Despite the reality of measles, rotavirus, and a plethora of other infectious diseases, there's yet another anti-vaccine movement afoot in California. And its aim is to turn the clock back to the 10th Century.
It's another vaccine success story, this time about rotavirus vaccines. Not only do the vaccines prevent the sometimes dangerous dehydration that accompanies this infection, they are also associated with a decreased occurrence of non-febrile seizures in infants and young children.
As the anti-vaccine movement garnered Hollywood momentum, science stood largely silent. However, Dr. Paul Offit, inventor of the Rotavirus vaccine, took to the helm to fight for children's health and safety. Here's an informative conversation with a true expert in the field.
Public Health Ontario, in collaboration with the Institute for Clinical Evaluative Sciences, have published data which reveal a 71 percent drop in hospitalizations due to rotavirus infection since the introduction of the rotavirus vaccine in 2011.
Rotavirus, which causes severe gastroenteritis, doesn t get the same degree of attention that others viruses like measles or chickenpox get, but it can be a troublesome infection especially for young children. The CDC lists a number of daunting statistics for children under 5. Rotavirus causes: 70,000 annual hospitalizations, more than 400,000 doctors visits and 200,000 emergen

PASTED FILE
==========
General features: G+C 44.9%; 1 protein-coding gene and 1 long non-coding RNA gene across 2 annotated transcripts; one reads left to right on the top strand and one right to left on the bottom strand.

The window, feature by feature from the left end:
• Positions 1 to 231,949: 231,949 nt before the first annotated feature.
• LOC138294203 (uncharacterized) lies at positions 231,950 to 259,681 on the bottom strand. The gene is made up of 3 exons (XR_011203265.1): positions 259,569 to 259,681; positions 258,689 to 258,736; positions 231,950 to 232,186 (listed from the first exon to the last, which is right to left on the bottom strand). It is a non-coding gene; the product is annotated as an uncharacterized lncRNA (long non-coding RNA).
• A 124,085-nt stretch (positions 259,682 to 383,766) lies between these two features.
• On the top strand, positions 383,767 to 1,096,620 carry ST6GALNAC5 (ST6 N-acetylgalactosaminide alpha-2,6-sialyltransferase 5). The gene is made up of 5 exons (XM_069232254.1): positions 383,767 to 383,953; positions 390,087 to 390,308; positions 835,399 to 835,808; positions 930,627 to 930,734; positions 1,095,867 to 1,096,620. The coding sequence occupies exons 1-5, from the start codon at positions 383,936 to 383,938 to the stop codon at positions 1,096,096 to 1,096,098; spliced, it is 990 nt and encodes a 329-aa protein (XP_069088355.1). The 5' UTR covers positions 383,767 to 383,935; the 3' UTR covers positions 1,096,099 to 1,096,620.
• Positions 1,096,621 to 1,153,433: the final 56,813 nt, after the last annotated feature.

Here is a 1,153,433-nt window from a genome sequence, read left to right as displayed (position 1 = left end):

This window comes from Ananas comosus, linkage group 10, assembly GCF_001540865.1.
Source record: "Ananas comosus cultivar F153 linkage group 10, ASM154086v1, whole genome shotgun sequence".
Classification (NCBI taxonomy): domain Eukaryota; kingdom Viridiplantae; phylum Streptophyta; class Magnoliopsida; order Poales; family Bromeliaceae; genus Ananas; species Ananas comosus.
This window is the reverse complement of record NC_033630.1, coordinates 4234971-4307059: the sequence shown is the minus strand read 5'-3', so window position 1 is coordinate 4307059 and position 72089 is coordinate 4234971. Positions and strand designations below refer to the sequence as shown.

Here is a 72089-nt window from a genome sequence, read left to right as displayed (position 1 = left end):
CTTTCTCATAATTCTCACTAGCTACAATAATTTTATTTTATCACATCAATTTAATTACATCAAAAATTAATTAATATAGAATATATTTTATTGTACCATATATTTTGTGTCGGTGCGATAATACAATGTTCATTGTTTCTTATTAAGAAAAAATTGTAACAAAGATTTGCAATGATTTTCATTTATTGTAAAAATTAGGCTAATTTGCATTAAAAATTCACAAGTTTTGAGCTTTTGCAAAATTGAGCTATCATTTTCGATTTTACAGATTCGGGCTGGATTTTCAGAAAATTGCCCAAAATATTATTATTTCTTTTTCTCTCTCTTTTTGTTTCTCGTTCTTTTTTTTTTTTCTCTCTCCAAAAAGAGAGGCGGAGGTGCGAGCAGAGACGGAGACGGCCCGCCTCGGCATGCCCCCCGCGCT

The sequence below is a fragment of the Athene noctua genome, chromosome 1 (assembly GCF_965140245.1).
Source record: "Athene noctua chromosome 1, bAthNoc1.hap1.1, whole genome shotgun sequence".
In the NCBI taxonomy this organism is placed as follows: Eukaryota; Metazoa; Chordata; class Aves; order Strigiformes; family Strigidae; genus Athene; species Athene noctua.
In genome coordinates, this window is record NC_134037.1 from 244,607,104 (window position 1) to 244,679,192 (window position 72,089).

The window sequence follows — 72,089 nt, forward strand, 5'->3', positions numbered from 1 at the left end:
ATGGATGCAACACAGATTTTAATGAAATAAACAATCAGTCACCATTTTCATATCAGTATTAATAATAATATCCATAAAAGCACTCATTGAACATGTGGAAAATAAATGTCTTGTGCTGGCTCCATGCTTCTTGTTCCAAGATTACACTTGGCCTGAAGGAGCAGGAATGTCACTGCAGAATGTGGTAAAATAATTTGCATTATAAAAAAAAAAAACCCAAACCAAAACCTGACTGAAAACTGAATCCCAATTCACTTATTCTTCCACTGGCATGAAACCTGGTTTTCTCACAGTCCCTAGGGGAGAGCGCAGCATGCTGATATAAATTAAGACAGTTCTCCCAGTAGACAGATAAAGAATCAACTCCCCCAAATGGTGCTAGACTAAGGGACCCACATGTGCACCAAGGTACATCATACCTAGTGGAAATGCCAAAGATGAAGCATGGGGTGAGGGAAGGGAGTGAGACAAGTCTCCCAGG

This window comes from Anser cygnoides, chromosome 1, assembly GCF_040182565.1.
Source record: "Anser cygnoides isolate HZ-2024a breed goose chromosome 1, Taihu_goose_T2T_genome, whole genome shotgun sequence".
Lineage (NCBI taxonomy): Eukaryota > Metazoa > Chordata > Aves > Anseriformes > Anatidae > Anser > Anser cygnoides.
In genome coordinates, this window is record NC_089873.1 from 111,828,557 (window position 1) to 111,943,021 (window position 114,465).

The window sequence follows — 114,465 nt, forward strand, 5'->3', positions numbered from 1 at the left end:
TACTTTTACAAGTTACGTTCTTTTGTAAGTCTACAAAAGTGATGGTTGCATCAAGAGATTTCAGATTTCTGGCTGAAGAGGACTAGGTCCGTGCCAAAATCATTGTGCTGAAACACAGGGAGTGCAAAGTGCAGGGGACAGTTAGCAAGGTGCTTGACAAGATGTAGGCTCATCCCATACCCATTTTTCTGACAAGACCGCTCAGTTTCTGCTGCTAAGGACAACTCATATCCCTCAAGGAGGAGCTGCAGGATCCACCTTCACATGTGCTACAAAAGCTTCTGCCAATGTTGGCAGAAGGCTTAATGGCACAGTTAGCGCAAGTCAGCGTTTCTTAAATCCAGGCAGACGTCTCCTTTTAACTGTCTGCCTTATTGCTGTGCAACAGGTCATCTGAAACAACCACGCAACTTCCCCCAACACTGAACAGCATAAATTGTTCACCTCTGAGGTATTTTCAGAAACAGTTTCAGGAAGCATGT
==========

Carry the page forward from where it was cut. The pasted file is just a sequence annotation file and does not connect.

On rare occasions, a new vaccine or drug will work so well that a previously untreatable disease or condition quickly becomes a distant memory. It doesn t happen often, but when it does, the entire game changes in one inning.
One of the most common childhood illnesses, rotavirus, which infects almost 100 percent of children at one time or another, has been badly beaten down, thanks to the work of a host of researchers from the public and private sectors (including Dr. Paul Offit, a member of the ACSH board of directors, and chief of the division of infectious diseases and director of the Vaccine Education Center at Children s Hospital of Philadelphia), as well as three pharmaceutical companies: Wyeth, Merck and GlaxoSmithKline.
For children in the developed world (and their parents), rotavirus a childhood equivalent to norovirus (the stomach flu) is very unpleasant, but usually self-limiting.